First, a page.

Collaboration. Working together. Partnership. Joined-up care.

Many people working in health and care will be familiar with these words. They feature heavily in policy documents, signalling clear intent for places and communities to work together to deliver services and improve health outcomes. For people delivering care, these words might mean working increasingly in multi-disciplinary teams, forming collaborations with patients or building relationships with community and voluntary organisations.

We have long recognised the benefits of collaboration:1 more joined-up care for patients, less duplication of services, a more holistic and strategic approach to improving the health of local populations. In the context of COVID-19, we have seen teams work in completely different ways – demonstrating how effective collaboration across services and roles can help the health service respond to unprecedented challenges. We’ve seen teams work with a renewed sense of shared purpose, build new relationships2 and together navigate huge uncertainty to enable change at scale and pace. As health care services continue to work through the crisis and beyond, we need to keep this focus on collaborative change – investing in the skills and capabilities that will enable teams to improve the care that people receive, now and in the future.

This essay introduces Skills for collaborative change: a map and user guide – an accessible and practical tool that sets out the skills and attitudes needed for collaborative and creative problem solving to support teams to get better at adopting and developing them.

Download Skills for collaborative change

If the direction of travel is for more – and potentially more advanced forms of – collaboration, then people, teams and organisations are going to have to keep getting better at it. This is easy to say but hard to do. The range of skills needed for collaboration to thrive are vital – but have been poorly understood and invested in.3 More needs to be done to name and prioritise the skills and attitudes needed for collaborative change, as well as thinking about the organisational cultures, processes and environments that enable and support this. 4 5

Skills for collaborative change has been developed in partnership with Nesta. It draws on Q’s experience of large-scale collaborative approaches,6 7 the Health Foundation’s quality improvement expertise,8 and Nesta’s extensive experience of government innovation. It is accompanied by a user guide which includes tasks and activities you can use with your team.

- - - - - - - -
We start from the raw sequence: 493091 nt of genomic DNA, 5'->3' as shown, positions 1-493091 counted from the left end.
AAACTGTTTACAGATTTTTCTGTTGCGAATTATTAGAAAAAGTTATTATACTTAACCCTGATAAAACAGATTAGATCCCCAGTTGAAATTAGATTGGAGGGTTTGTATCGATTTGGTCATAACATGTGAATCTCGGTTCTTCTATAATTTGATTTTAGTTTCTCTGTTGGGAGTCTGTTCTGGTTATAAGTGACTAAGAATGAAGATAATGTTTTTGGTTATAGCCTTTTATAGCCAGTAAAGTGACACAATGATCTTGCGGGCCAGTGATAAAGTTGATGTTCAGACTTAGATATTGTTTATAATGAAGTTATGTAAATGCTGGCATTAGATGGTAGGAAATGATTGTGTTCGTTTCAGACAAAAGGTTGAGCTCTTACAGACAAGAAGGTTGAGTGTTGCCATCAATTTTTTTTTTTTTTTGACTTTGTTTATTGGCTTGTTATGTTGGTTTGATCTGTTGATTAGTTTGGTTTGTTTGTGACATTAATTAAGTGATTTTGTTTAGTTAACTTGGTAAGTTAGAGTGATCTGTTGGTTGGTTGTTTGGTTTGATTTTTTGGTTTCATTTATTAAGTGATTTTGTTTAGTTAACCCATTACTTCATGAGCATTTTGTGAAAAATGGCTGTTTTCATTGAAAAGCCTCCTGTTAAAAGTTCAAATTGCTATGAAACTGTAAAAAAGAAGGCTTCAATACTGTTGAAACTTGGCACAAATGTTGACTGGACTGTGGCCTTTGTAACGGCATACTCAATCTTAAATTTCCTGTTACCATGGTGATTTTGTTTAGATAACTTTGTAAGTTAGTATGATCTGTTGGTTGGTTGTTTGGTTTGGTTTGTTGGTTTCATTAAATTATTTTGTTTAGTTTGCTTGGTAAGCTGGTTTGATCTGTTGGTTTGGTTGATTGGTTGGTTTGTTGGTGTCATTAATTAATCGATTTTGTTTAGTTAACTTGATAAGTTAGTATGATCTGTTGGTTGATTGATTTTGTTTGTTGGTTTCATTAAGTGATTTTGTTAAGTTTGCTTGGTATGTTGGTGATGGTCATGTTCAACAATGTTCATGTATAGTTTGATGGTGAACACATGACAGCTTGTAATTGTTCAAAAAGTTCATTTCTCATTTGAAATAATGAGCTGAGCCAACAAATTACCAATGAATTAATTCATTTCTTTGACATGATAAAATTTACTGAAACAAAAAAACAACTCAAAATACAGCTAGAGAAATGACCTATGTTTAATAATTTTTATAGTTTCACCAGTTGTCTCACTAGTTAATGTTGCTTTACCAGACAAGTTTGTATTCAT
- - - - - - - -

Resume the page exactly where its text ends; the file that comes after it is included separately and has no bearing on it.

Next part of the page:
You can download the guide and start using it straight away in your teams. If you’re interested in learning more, this essay covers:

The guidance was developed pre-COVID-19 to be used in person, however, these exercises can be run virtually. Check out Q’s tips for designing and running virtual meetings for more information.

What is the skills map?

About the map

Think about a time that you have successfully worked with others to address a problem. What were the skills and attitudes within the team that contributed to its success? Have you tried to use those same skills when starting new projects or partnerships?

The skills and attitudes required to lead change with and through others are wide-ranging. They require attention and practice to develop and embed them. The skills map helps make explicit which skills and attitudes are needed to foster collaboration and supports people to take a team and organisational approach to developing them.

Shifting to this mode of thinking is not without challenges. Behaviour is influenced by a range of factors – cultural, environmental, political – and teams working under pressure need an enabling environment and leaders who genuinely value this way of working. During COVID-19, we’ve heard how trusting and enabling leadership has given teams permission and agency to act quickly and creatively. This, alongside clarity and renewed shared purpose, have fostered collaboration, not competition, breaking down long-entrenched silos.9 10 The scale of change shows what is possible, and provides a useful platform to consider the skills and attitudes that could embed positive changes long term.

Where did it come from?

Q is a long-term initiative connecting people who are working to improve health and care across the UK and Ireland. The Q Improvement Lab is part of Q and convenes diverse groups of organisations and individuals to work on shared health and care challenges.

Through the Lab’s work, we have supported teams and individuals to work across professional and organisational silos. Those participating showed great energy and capability to work across these boundaries, but it was also a learning curve.

To start to break down those barriers and bring them together was quite a big hurdle to jump… (and to understand) how do you bring patients and volunteers on the journey with you.11

Innovation Unit


The Q Lab’s independent evaluation highlights the need to be explicit about the skills needed for collaborative and creative problem solving.12 Without this clarity, people’s ability to intentionally develop these skills and translate them into action is reduced.

Nesta had done similar work on the skills needed for public sector innovation.13 We worked together to develop a framework for people working to improve health and care, bringing in the experience and insight of practitioners to create Skills for collaborative change.